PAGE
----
The burden is on the school district to show they’re are not discriminating, an extremely high burden.
Check out the US Department of Education site here and read a sample of the items on the site below.
Suspension impacts everyone
- In 2011-2012, 3.45 million students were suspended out-of-school.
(Civil Rights Data Collection, 2011-2012)
- Of the school districts with children participating in preschool programs, 6% reported suspending out of school at least one preschool child.
(Civil Rights Data Collection, 2011-2012)
- Students with disabilities and students of color are generally suspended and expelled at higher rates than their peers.
(Civil Rights Data Collection,2011-2012)
Suspensions don’t work—for schools, teachers, or students
- Evidence does not show that discipline practices that remove students from instruction—such as suspensions and expulsions—help to improve either student behavior or school climate.
(Skiba, Shure, Middelberg & Baker, 2011)
Suspensions have negative consequences
- Suspensions are associated with negative student outcomes such as lower academic performance, higher rates of dropout, failures to graduate on time, decreased academic engagement, and future disciplinary exclusion.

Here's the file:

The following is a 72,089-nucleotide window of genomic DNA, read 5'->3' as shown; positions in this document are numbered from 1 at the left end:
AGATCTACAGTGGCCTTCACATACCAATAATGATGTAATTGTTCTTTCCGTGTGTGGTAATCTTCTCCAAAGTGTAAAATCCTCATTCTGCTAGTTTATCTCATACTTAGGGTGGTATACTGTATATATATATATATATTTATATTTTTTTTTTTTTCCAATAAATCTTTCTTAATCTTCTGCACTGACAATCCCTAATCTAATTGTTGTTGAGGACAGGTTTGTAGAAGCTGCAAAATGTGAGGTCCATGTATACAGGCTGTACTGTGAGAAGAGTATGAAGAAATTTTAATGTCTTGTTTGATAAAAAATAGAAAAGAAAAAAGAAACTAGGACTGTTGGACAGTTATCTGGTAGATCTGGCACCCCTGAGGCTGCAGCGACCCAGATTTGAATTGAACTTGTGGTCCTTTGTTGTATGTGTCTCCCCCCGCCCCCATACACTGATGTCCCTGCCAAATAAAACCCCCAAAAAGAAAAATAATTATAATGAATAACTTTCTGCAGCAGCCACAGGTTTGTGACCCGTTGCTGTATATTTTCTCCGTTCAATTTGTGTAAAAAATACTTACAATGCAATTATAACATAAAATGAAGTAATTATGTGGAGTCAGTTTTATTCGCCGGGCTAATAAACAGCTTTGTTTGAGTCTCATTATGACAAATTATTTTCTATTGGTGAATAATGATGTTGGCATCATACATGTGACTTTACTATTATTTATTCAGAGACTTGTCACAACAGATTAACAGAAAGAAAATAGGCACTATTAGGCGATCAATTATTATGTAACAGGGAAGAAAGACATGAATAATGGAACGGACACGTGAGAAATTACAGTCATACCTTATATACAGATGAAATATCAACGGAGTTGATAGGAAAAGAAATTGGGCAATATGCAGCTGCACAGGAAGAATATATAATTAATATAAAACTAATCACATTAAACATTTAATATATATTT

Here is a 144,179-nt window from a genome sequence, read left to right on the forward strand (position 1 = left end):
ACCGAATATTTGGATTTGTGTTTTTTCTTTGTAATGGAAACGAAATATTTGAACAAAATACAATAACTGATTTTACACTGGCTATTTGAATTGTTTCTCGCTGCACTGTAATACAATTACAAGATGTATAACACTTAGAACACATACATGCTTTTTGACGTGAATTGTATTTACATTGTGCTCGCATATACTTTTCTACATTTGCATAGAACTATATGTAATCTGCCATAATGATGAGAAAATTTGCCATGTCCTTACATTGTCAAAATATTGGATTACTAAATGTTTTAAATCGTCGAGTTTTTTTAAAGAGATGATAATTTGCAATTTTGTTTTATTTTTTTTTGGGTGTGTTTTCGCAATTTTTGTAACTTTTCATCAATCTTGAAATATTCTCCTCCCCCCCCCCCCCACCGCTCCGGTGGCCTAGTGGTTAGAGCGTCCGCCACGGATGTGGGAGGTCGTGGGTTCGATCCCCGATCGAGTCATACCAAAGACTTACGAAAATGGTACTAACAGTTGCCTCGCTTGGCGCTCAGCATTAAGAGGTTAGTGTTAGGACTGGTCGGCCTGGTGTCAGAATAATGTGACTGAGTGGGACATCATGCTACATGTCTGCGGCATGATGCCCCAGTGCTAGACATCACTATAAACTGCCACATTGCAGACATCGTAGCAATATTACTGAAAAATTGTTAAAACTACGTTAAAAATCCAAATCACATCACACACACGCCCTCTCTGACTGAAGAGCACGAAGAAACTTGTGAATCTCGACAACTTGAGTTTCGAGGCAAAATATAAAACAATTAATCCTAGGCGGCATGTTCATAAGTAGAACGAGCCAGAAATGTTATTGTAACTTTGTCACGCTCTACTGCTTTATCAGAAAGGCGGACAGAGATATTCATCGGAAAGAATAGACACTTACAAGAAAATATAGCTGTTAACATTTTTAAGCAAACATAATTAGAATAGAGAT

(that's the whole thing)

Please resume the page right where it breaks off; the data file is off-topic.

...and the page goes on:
(Achilles, McLaughlin, Croninger,2007; Arcia, 2006; Christle, Jolivette, & Nelson, 2005; Costenbader & Markson, 1998; Lee, Cornell, Gregory, & Fan, 2011; Raffaele-Mendez, 2003; Rodney et al., 1999; Skiba & Peterson, 1999)
There are effective alternatives to suspension
- Evidence-based, multi-tiered behavioral frameworks, such as positive behavioral interventions and supports (PBIS), can help improve overall school climate and safety.
(Bradshaw, C., Koth, C.W., Thornton, A., & Leaf, P.J., 2009)
- Interventions, school-wide and individual, that use proactive, preventative approaches, address the underlying cause or purpose of the behavior, and reinforce positive behaviors, have been associated with increases in academic engagement, academic achievement, and reductions in suspensions and school dropouts.
(American Psychological Association, 2008; Christle, Jolivette, & Nelson, 2005; Crone & Hawken, 2010; Liaupsin, Umbreit, Ferro, Urso, & Upreti, 2006; Luiselli, Putnam, Handler, & Feinberg, 2005; Putnam, Horner, & Algozzine, 2006; Skiba & Sprague, 2008; Theriot, Craun, & Dupper, 2010)
Faced with the threat of federal intervention school districts across the nation, especially in large urban districts, reduced suspensions; in New York City suspensions were reduced by 53%, the new chancellor reduced suspensions in a prior position in San Francisco.
Have the reductions in suspensions made schools less safe?
Max Eden, a researcher at the conservative Manhattan Institute argues in New York City, under the de Blasio administration, using student and teacher surveys, schools are viewed as less safe. (Review the Eden report here)